By Guest Blogger, Kristin Schafer, Senior Policy Analyst at Pesticide Action Network North America, http://www.panna.org/
My teenage kids love food – and lots of it. This time of year our kitchen overflows with apples. In the spring it’s fresh spinach (my daughter’s favorite, believe it or not) and in summer it’s strawberries, raspberries, and those tiny little cherry tomatoes.
All produced by our local farmer without pesticides. Which, it turns out, is a very good thing for our children’s health.
Two reports out in the past few weeks confirm that parents should indeed be concerned about how pesticides can affect our kids’ health.
Docs weigh in on organic
In Organic Foods: Health and Environmental Advantages and Disadvantages, the pediatricians at the American Academy of Pediatrics point to science linking pesticide exposure with a range of childhood health harms, from reduced birth weight to ADHD to impaired mental development.
They also make it clear that food is the main source of pesticide exposure for most kids, and that “an organic diet reduces children’s exposure to pesticides.” In one of the studies they describe, when kids switched to an organic diet for five days, levels of pesticides in their bodies dropped to almost undetectable levels.
The Academy expressed concern that the higher price of organics may lead parents to put fewer fruits and vegetables on the table – definitely not a good thing. So they direct pediatricians to help concerned parents be selective, pointing them to tools like whatsonmyfood.org that show how much of which pesticide is on what, what type of harm it may cause – and when it makes most sense to choose organic.
Undermining a generation
The second report, A Generation in Jeopardy: How pesticides are undermining our children’s health & intelligence, is from our team here at Pesticide Action Network. Our scientists reviewed more than 200 recent studies exploring how pesticides are linked to a range of childhood health harms. We also took a careful look at government data tracking the trends in these diseases and disorders.
We found that today’s children are less healthy than they were a generation ago, and science shows that pesticides are contributing to the trend. As a mom, I find this deeply disturbing. As public health experts are raising the alarm about a “silent pandemic” of learning disabilities and disorders, the science linking neurotoxic pesticides to harm of the developing brain grows stronger and stronger.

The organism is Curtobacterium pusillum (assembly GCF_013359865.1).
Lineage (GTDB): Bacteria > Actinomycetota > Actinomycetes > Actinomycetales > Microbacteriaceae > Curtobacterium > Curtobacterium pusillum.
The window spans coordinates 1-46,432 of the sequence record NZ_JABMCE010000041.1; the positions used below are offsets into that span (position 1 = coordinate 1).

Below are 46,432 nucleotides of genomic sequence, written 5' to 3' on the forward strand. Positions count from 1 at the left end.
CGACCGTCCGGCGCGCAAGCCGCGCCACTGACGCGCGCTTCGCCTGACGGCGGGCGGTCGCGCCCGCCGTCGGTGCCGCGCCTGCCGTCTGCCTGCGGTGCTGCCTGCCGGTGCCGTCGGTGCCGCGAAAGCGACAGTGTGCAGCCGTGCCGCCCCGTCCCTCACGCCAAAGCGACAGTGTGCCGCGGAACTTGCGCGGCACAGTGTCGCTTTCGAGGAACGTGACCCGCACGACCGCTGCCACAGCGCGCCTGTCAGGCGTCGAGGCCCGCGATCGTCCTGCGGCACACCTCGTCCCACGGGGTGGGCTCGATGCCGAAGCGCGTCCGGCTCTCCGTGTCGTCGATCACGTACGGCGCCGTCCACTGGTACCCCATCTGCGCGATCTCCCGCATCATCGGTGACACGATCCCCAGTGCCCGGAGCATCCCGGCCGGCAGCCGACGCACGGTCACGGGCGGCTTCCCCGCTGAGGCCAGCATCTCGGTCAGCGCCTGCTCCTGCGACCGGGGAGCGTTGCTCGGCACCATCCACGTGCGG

A few other key findings:
- 400,000 to 600,000 of the 4 million U.S. children born each year are affected by some kind of developmental disability — a 17% rise in the past 15 years. Many studies link exposure to pesticides — even at very low levels — with increased risk of ADHD, autism and falling IQs.
- Incidence of leukemia and childhood brain tumors, now the two most common types of childhood cancer, have risen 40% and 50%, respectively since 1975. Studies suggest that pesticides are contributing to this trend.
- Today, more than 7 million U.S. children are affected by asthma, up from 2 million in 1980. Emerging science points to pesticides as a possible contributing factor.
Pesticides are certainly not the only driver of these health harms. Scientists agree there are many factors at play, and that there is often a combination of genetics and environmental contaminants involved. But pesticide exposure is a piece of the puzzle that we can do something about.
Beyond household choices
The food we eat, how we control bugs in our backyard garden, what we do about that line of ants — these are important choices that really do make a difference.
But household choices alone cannot solve this problem. It’s just too big.
As one of the report’s co-authors, I’m hoping A Generation in Jeopardy will jumpstart a long overdue national conversation about how we can do better. We need policies at the local, state and national level that will better support schools, cities and farmers that want to reduce use of pesticides.
Put simply, our children’s health must be a national priority. It’s time.